Town of Huntington Supervisor

Edwards, 56, of Dix Hills, is running on the Democratic, Green, Independence, Working Families and Women’s Equality party lines. Elected to the town board in 2013, she is seeking a first term as supervisor. Edwards is a retired Verizon executive. She is the Long Island region president for the NAACP, a former Elwood school board member and former chairwoman of the town’s planning board. A Huntington native, she graduated from John H. Glenn High School. She is married and has three children.

Edwards said that as a daughter of a former police officer, crime prevention and safe neighborhoods are a priority. There needs to be more youth-oriented programs, she said, and the opioid addiction crisis needs to be addressed. She said the affordability of housing for veterans, millennials, young families and seniors also is a priority. “I want to make our communities and downtowns safer by tackling the gang issue and the opioid-heroin epidemic; maintain our strong fiscal record while holding the line on taxes; expand programs for youth, women and seniors; work on addressing the deficit of affordable housing in our town; and legislate to preserve our environment with particular emphasis on water-quality initiatives,” Edwards said. “I’m the only candidate that has proposed a public safety plan to address the concerns of our residents while promoting cooperation with the Suffolk Police Department and other law enforcement agencies, as well as [improved] cooperation with our school districts to expand opportunities for youth and local businesses to ensure economic growth.”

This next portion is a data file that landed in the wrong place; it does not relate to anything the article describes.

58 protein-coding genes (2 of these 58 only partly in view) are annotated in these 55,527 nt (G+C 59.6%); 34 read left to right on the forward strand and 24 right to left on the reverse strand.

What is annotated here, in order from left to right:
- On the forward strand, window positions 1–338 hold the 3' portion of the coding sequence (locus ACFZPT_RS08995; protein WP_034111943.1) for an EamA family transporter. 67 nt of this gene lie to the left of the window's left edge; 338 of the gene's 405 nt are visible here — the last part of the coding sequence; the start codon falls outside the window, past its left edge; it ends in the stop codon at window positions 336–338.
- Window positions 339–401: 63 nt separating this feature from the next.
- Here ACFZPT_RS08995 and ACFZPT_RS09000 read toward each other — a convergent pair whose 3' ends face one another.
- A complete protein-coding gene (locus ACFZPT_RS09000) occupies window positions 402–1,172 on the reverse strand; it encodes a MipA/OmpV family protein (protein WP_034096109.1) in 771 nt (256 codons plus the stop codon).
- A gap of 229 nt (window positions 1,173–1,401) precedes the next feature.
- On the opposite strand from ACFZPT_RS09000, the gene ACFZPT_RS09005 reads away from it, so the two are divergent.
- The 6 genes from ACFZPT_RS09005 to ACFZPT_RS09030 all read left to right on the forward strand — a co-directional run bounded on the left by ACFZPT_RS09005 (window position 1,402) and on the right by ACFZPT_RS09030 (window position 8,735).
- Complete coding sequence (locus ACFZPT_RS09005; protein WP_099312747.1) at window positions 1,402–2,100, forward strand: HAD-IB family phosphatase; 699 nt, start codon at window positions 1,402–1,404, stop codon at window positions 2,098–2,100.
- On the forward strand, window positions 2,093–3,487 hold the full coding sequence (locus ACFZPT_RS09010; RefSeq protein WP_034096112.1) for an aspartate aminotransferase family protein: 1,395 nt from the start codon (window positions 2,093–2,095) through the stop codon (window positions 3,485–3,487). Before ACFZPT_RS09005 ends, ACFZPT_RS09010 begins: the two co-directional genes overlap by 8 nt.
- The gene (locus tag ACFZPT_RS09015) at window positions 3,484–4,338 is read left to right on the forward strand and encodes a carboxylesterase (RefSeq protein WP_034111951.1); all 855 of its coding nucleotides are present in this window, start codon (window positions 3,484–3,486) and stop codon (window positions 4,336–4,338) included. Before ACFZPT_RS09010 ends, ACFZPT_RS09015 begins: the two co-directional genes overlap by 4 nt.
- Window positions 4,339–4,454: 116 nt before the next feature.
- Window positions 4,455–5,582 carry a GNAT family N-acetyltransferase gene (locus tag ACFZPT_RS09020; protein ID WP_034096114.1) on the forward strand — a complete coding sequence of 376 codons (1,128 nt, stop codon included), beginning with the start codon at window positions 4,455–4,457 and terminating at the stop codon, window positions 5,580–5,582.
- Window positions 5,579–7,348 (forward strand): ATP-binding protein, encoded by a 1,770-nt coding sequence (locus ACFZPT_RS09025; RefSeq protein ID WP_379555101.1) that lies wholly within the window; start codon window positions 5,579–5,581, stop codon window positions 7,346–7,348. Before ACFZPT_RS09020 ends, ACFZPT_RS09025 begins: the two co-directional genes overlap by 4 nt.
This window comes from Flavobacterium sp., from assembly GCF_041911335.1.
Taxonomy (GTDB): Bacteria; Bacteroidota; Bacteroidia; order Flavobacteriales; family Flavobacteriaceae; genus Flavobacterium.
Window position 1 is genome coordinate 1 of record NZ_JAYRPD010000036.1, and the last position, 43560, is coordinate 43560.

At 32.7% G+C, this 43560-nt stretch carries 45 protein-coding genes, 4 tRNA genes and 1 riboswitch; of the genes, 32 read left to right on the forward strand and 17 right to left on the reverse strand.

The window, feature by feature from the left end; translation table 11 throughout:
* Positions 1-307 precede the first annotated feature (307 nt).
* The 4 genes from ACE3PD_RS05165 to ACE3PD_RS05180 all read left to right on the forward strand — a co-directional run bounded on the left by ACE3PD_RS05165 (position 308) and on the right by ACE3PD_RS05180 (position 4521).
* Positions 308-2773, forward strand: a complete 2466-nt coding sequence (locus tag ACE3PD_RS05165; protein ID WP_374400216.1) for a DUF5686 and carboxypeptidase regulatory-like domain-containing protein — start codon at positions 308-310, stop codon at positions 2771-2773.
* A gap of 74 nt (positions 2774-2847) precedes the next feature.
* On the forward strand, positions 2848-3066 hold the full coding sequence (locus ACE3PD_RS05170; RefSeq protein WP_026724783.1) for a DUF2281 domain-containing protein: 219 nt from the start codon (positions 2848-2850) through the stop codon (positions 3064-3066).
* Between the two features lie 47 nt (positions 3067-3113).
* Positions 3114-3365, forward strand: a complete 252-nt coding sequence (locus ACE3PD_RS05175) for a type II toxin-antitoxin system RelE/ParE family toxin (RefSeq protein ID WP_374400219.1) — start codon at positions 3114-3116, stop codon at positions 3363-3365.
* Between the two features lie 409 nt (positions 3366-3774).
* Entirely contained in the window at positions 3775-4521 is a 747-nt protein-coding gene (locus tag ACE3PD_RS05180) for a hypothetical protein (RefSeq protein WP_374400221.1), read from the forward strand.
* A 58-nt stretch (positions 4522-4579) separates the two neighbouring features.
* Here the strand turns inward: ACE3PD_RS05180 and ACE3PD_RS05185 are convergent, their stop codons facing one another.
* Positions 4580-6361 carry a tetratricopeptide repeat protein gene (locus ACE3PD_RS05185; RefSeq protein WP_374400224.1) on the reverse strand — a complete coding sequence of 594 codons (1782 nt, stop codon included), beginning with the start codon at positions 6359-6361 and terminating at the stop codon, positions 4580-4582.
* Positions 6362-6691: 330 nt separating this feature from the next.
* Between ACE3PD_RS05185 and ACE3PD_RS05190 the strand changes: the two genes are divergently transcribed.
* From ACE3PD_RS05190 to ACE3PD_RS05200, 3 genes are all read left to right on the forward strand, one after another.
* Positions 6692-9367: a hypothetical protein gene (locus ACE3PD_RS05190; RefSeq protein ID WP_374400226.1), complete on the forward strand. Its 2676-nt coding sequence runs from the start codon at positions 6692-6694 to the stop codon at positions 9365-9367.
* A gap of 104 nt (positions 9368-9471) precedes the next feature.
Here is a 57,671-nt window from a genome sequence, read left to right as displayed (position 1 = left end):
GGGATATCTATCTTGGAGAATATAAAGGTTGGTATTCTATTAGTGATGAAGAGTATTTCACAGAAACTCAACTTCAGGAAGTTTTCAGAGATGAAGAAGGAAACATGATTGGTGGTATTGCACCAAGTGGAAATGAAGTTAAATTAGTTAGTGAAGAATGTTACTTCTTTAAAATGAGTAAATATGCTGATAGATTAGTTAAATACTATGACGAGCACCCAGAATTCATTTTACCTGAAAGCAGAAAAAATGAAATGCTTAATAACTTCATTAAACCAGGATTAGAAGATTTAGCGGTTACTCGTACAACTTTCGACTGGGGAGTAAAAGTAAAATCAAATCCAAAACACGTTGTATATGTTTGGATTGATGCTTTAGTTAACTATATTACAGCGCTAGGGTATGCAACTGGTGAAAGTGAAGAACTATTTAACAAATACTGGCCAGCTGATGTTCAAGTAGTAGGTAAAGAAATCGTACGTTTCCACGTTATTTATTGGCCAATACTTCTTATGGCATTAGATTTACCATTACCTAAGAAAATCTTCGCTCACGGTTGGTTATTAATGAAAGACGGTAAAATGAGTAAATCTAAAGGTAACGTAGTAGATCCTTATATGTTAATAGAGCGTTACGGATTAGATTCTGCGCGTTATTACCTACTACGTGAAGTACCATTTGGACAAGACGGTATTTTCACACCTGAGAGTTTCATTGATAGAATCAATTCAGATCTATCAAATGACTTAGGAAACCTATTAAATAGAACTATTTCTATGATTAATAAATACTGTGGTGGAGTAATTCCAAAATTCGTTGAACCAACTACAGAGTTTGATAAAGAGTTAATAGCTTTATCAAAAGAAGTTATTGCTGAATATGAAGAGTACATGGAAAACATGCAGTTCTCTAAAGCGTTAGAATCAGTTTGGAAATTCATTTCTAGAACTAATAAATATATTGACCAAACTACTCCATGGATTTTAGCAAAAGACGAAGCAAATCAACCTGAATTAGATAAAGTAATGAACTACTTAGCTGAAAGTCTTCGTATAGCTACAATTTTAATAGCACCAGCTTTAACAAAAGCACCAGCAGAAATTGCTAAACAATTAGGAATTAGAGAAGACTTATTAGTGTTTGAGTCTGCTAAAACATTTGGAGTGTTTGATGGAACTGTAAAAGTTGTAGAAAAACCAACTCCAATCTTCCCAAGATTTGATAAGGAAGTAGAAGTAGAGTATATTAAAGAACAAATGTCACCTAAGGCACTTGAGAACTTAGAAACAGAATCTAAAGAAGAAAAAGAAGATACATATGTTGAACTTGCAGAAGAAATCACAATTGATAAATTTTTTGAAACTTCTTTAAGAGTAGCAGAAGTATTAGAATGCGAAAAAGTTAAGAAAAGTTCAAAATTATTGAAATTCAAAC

Lupinacci, 38, of Melville, is running on the Republican, Conservative and Reform party lines. He’s a real estate attorney and part-time professor at Farmingdale State College and St. Joseph’s College and teaches business law and political science. He is serving his third term representing the western half of Huntington Town in the state Assembly, where he sits on the higher education, election law, transportation, judiciary and tourism committees. He served three terms on the South Huntington school board. This is his first run for a town office. He is not married.

Lupinacci said there are many areas to focus on if he is elected: public safety, especially eradicating the drug epidemic and gangs; more transparency and accessible government, including budget workshops that are open to the public before the budget is voted on; and ethics reform. He said he’d like to make it easier for people to attend town board meetings by increasing the number of them, having more night meetings and possibly taking them on the road. He said he thinks Town Hall should be easier to use with evening and weekend hours. He’d like to see a prohibition on incumbents using their office to hold press events related to their elected positions a certain number of days before an election, as well as campaign finance reform. He wants to control local taxes, and fees, possibly by combining departments. Other quality-of-life issues of concern to him are drinkable water and swimmable waters, and building a parking garage in downtown Huntington. “Based on my past experience both as a school member and in my state position, I’m ready to lead this town,” he said. “We have an excellent town, but I think working together we can bring it to the next level.”

Raspantini, 36, of Huntington, is running on the End Corruption in Huntington Party line. The lifelong Huntington resident holds a bachelor’s degree in communications from Hofstra University and is the owner of a real estate development company and multimedia video newsreel production company. He is a past board member of the Huntington Township Chamber of Commerce. He is not married.

Raspantini said voters should support his candidacy because he is “completely independent.” “I have no attachments to any big business developers, there’s no one in my back pocket, I have no family members that work at Town Hall, I’m completely here, 100 percent for the people and have no intentions of leading government that is not honest, so I will be 100 percent honest and transparent with the people,” he said.